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How Does Israel’s National Character Shape Our World?

How Does Israel’s National Character Shape Our World?

If you don’t believe that one can speak of “a national character” or “the Israeli mind,” Alon Gratch’s provocative new book The Israeli Mind: How the Israeli National Character Shapes Our World may be off-putting at first. But if you care deeply about the future of the Jewish state, as I do, you will want to know what’s on the mind of the Jerusalem-born author of an important new book that will undoubtedly elicit conversation and controversy.

Alon Gratch, a New York-based clinical psychologist came to the United States to study after completing his military service in the early 1980s. He would never again live in the land of his birth, which he remembers as a place where he “felt suffocated by the incessant talk about politics and ‘the situation,’ the intensity of the collective experience, and the porous interpersonal boundaries imposed by the culture. “

Like many of his Jewish friends, Gratch had little interest in religion and he bought into the idea that one could be culturally Jewish with little or no attachment to Israel. He thought of himself as “just a New Yorker, or at most, a secular American Jew.”

All that changed after 9/11, when Gratch came to realize: “You can take the boy out of Jerusalem…but you can’t take Jerusalem out of the boy.” Since leaving Israel, he acknowledged, scarcely a day had gone by when he was not aware, however vaguely, of his Israeli DNA. His subsequent attempt to integrate his Israeli past with his American present led to his desire to intellectually and psychologically investigate the Israeli mind.

There is clearly a political message in this book, which grew out of Gratch’s quest. He warns that if Israelis fail to take a long, hard look in the mirror and make the necessary adjustments, Israel will not survive as a nation.

What would the mirror reveal?

Israelis are oppositional and quick to say no, Gratch says, which, as a reaction to danger, serves as a survival mechanism. It is rooted in the Jewish Diaspora experience, and it continues to operate in an independent Jewish state, even though it is no longer essential and even counterproductive.

This psychological defense mechanism, Gratch says, is largely responsible for Israel’s success, but “to the extent that the oppositional character of the Israeli mind drives or shapes Israeli actions, reactions, or policies, it is imperative for Israel’s as well as the world’s security, that we understand it and learn how to deal with it.”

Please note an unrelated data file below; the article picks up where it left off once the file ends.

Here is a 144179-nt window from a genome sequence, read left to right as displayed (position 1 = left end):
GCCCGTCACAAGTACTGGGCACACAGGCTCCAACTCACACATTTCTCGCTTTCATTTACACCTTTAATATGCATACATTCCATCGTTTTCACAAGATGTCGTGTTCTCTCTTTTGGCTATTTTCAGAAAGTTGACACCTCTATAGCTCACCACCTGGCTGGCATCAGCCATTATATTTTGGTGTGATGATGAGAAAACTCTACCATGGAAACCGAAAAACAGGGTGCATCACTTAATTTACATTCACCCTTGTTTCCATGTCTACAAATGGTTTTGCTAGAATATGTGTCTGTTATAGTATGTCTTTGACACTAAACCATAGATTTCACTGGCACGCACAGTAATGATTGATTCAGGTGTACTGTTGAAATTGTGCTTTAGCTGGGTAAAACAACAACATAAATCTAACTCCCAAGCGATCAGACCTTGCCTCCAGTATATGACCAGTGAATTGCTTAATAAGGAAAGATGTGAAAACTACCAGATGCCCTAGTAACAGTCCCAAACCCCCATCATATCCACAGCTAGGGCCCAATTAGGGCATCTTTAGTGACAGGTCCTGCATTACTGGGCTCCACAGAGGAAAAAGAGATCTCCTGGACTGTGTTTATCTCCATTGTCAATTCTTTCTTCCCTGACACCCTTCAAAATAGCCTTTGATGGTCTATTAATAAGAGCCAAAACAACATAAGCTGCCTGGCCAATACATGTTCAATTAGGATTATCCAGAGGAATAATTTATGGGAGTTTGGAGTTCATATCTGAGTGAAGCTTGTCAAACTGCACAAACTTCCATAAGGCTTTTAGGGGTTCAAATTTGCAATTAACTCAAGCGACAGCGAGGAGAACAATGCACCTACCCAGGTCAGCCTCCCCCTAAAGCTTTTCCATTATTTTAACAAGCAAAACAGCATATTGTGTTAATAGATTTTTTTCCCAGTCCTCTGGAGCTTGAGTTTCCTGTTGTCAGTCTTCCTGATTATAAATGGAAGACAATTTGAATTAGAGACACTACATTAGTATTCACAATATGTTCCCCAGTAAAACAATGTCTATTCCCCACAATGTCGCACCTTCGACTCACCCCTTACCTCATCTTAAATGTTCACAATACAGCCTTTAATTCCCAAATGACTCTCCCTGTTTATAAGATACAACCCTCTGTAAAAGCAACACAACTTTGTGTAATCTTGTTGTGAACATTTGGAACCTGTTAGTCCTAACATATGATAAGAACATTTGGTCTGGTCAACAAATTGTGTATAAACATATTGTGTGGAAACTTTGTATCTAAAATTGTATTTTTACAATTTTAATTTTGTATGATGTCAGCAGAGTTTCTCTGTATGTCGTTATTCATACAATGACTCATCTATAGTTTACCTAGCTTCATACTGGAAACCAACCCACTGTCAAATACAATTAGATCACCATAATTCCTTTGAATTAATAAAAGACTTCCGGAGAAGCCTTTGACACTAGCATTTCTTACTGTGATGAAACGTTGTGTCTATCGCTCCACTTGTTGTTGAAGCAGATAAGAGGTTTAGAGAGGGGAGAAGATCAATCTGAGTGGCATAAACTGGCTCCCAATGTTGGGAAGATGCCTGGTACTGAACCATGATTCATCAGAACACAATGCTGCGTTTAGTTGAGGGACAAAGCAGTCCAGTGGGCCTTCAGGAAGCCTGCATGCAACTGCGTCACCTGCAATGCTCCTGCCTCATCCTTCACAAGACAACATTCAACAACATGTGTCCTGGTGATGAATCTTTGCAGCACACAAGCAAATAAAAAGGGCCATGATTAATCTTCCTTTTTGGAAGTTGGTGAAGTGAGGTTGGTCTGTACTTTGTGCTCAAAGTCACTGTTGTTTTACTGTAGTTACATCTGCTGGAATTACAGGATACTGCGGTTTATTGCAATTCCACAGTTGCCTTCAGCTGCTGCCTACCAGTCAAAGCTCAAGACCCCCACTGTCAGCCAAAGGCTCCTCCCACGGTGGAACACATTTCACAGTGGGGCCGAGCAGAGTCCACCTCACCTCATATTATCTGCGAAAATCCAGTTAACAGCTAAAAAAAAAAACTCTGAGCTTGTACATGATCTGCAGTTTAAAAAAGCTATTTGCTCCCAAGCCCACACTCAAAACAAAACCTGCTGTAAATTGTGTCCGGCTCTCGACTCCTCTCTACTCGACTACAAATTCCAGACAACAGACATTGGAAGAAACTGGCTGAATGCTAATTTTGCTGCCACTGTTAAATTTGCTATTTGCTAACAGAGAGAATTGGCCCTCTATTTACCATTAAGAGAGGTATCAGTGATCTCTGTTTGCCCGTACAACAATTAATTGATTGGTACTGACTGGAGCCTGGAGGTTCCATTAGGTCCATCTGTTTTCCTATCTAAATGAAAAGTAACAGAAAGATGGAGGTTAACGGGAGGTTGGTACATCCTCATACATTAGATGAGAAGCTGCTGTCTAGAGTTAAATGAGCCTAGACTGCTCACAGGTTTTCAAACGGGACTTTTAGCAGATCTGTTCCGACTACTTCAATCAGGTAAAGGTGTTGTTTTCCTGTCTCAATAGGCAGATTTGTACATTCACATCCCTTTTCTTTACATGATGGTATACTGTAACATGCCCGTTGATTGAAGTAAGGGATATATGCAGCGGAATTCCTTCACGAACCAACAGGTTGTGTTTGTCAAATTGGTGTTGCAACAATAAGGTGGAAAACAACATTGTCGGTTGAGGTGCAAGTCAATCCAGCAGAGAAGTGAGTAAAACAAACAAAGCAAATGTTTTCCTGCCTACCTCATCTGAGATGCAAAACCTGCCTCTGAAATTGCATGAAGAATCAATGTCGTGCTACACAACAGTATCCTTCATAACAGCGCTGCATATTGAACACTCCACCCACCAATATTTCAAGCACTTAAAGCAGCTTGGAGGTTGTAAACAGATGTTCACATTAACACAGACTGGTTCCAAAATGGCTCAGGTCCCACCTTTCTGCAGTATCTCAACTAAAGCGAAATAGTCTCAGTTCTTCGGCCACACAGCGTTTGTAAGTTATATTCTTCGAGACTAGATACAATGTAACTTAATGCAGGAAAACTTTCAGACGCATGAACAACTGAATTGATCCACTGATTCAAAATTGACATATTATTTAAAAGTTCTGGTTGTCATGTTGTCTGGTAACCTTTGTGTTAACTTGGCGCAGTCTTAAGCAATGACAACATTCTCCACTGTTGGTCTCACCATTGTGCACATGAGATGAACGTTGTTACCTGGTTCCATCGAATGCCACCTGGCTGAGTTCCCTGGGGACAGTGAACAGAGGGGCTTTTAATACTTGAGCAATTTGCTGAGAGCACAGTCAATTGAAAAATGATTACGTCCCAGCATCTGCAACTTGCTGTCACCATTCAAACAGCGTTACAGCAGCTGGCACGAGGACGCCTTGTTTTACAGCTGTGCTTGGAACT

Gratch sees a paradox at the heart of the Israeli national character. On one hand, Israel embodies the continuation of Jewish history – indeed, the culmination of 2,000 years of yearning for a Jewish homeland. On the other hand, its founders rebelled against this history, rejecting the mentality of exile. The Zionist movement set out to create a “new Jew,” the antithesis of the timid Diaspora Jew. So intense was this ideological drive for transformation that they all but ignored the realities on the ground, including the Arabs living in Palestine.

Despite their achievements, Israelis have not been able to fully free themselves from what Gratch calls “the ideology of affliction.” In the Israeli mind, he maintains, ingrained feelings of insecurity clash with the reality of Israel being the most powerful and advanced country in the region. The author draws a straight line between Israelis as being the “chosen people” (exceptional) and the “persecuted people” (“the whole world is against us and the world is silent”). Stated differently, “We have the skills, strength and determination to go it alone, which we must do because no one supports us anyway.”

Annihilation anxiety, combined with hyper-masculinity and a narrative of self-sacrifice, Gratch says, all clash with the nation’s aspiration for normalcy or even greatness.

Gratch believes a new generation of American Jewish leaders can play a moderating role by nudging Israel to recognize and counteract anti-democratic tendencies that grow out of the ideology of affliction. How to play this role, without turning against the Jewish state, is the challenge facing an evolving American Jewish community.

Rabbi Robert Orkand, who retired from the pulpit rabbinate in 2013, lives in the Boston area. He is a past chair of ARZA, the Association of Reform Zionists of America.

Rabbi Robert Orkand
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